DSimon: Yes, much of the commenting on AlterNet is, shall we say, challenging. (That's one of the reasons I invited people to comment here if they liked.) Yes, it gets me down. But I'm also finding it useful. It's sort of a petri dish of the bad, not just of believers' arguments, but of atheists'. I'm already working on two more pieces inspired by it: one on believers, one on atheists.

Greta Christina

Oh, and rgiz: Your point is a good one, and I largely agree with it. But I was trying to be (mostly) scrupulous about having this piece be about defending and explaining atheism rather than criticizing religion, so I was making an effort to stay away from "bad things about religion" content.

Also, I had a word limit.


3. And of course, just because an atheist is angry or unhappy doesn't mean it's because of their atheism. They will likely be just as angry or unhappy with religion as without.
I am often a rather cranky and miserable fellow. I'm also curious, and awestruck, and sometimes giddy and joyful. I'm simply a moody sort, and lately it's been more bad moods than good, and I often feel like I need to hide it so as to not "prove people right" about atheists.

4,5,9,10: See above. I'm guilty of all of these things to some degree. As I said, a bit of a cranky bastard. I'm the same way with all of my beliefs - but when I'm bitter and judgmental about any other topic, it still somehow reflects back on atheism in general.


I forgot to actually ask what I was trying to get at: has anyone else felt guilty or frustrated when they play into specific atheist stereotypes? Do you go out of your way to be more polite, or pretend to be happier, etc.?


"Do you go out of your way to be more polite, or pretend to be happier, etc.?"

I'm not doing that, I think, but I know what you mean. I have sometimes felt, when discussing with believers on-line, that it would have been better if I had been a human with a perfect life just to show them that life without god/gods is not a problem. And I have thought that if I showed my "weaknesses" or revealed that things has not always been good in my life, they would at once jump at that and see it as proof of 'what happens when you don't let Jesus into your life'. *SIGH*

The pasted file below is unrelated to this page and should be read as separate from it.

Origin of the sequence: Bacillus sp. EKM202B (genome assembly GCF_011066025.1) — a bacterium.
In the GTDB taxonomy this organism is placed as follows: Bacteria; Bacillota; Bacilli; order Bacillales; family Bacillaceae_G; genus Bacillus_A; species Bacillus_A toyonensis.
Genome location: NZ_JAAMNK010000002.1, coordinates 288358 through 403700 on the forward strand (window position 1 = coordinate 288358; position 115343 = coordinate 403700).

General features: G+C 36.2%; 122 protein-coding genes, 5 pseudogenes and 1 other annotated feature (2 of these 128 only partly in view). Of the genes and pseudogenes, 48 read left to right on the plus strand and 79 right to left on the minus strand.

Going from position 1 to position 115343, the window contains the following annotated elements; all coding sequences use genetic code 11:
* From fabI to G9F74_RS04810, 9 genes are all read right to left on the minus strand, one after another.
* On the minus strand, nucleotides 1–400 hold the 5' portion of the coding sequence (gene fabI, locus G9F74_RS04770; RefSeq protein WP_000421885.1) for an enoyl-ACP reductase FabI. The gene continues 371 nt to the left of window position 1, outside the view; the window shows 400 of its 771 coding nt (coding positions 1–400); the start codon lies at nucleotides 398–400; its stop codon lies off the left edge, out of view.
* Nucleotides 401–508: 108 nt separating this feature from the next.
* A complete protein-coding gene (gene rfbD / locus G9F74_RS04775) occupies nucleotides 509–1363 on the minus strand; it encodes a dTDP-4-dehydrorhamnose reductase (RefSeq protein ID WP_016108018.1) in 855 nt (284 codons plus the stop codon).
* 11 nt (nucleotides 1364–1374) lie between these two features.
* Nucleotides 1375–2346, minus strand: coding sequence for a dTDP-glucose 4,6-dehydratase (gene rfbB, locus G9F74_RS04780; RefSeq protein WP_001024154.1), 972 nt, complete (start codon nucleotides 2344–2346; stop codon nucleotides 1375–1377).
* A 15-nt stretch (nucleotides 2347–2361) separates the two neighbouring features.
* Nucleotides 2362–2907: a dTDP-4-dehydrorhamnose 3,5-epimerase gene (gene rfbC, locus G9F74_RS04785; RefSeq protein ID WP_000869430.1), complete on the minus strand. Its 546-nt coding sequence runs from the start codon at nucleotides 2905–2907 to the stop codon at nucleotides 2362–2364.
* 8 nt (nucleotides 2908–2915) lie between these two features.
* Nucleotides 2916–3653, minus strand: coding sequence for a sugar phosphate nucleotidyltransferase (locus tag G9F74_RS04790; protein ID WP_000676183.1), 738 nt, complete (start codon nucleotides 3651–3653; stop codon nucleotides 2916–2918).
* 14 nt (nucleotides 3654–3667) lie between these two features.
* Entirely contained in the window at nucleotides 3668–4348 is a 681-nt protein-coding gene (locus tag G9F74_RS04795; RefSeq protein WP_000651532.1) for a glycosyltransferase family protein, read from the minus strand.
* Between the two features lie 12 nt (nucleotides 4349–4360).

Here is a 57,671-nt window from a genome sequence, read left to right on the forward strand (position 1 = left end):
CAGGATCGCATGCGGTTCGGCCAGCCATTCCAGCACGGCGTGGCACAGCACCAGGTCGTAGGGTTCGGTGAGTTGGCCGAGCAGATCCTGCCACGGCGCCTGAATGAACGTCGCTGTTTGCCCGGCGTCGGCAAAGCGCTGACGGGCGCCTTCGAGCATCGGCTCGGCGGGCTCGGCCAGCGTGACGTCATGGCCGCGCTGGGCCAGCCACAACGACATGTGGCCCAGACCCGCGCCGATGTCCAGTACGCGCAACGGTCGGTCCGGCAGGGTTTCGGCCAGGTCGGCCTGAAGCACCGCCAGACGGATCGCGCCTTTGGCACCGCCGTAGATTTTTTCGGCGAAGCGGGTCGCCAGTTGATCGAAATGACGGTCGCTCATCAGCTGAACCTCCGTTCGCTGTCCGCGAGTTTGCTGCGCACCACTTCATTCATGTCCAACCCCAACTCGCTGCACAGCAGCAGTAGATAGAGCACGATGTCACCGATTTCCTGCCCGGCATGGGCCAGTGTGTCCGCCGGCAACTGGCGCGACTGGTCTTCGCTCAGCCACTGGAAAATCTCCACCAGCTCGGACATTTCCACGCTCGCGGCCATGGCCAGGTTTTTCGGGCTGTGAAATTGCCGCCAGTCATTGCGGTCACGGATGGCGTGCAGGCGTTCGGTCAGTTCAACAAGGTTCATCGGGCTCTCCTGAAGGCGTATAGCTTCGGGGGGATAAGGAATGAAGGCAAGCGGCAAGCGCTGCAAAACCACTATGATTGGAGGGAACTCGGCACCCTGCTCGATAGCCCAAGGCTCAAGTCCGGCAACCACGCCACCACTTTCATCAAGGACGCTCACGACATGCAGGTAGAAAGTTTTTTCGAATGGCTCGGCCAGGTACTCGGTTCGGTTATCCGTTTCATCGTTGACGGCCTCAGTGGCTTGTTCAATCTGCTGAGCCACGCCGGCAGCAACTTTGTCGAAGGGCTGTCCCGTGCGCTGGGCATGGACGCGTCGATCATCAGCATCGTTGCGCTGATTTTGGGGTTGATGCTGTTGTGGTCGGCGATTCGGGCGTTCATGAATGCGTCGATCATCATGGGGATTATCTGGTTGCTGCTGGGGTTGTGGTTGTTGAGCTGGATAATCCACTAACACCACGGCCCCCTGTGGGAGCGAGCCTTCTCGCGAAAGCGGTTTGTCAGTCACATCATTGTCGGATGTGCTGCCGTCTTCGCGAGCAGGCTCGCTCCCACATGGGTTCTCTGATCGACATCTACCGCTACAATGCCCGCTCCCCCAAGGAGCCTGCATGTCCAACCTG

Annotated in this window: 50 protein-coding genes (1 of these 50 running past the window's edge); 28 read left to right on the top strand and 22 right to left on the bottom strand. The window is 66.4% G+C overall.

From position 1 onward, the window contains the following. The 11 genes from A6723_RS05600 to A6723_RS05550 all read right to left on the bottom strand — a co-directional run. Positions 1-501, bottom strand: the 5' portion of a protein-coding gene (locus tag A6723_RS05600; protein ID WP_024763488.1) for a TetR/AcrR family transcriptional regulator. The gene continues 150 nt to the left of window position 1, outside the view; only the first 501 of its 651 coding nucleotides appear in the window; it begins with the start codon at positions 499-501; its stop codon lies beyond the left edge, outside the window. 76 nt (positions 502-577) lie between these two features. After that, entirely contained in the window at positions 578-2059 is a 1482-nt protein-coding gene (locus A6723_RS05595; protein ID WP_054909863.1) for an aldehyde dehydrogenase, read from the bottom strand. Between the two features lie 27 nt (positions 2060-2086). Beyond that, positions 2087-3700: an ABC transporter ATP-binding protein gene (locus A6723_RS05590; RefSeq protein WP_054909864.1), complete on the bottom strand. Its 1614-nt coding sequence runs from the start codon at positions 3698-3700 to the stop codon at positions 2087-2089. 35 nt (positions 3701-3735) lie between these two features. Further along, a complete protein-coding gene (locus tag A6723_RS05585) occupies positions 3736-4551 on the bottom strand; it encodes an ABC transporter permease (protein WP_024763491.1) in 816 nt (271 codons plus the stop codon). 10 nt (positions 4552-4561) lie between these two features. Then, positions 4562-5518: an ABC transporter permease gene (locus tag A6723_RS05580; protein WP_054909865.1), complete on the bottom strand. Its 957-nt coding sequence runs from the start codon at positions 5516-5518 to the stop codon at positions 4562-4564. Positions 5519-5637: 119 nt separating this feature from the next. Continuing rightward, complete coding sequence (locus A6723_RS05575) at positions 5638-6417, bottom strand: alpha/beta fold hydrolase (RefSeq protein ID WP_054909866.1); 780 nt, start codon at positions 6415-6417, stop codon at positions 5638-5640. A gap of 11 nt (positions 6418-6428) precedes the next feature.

But the truth is that bad stuff happens to ALL people sooner or later, and we all handle it differently (some better than others) and we all have down-periods in our lives - regardless if we believe in supernatural entities or not. And both believers and atheists can, as individuals, be more or less cheerful as persons, more or less pessimistic/optimistic, more or less prone to depressions... and so on. Atheism doesn't cause these negative things, and theism doesn't really seem to help against it.

It's purely anecdotal of course, but the few very religious people I have known in real life and on-line had their ups and downs, just like me, and struggled with pretty much the same things most people do, and some really had some bad problems. Their beliefs really didn't seem to make a considerable difference toward the better concerning how they felt or handled things, not when it really came down to it, and not in the long run.

On the contrary I've seen plenty of believers feeling guilt on top of feeling bad about different things, because since their beliefs doesn't make them happier it must be something wrong with THEM. God has forgotten them, they have sinned somehow, or their faith is not strong enough... things like that, and it seems like a rather cruel way to add on to the pain, especially with things that just happens out of our control.

No matter my up and downs, I never feel THAT sort of guilt, which I am happy about.

Now, what I think DO help is human contact! That's really what makes us handle the hardships and help us get through it - support, comfort, help and physical contact from and with people we trust and love. If we have that in our lives THAT is what makes a difference! Many religious people do have strong social support in their churches and so on (at least as long as they conform) and many times when they say how much Jesus has helped them, I think they are really misinterpreting the love and support they get from their co-followers as 'god' helping them.

But of course, any supportive group will help, it doesn't have to be religious at all. My friends and family helped me through hard times - no supernatural agency needed.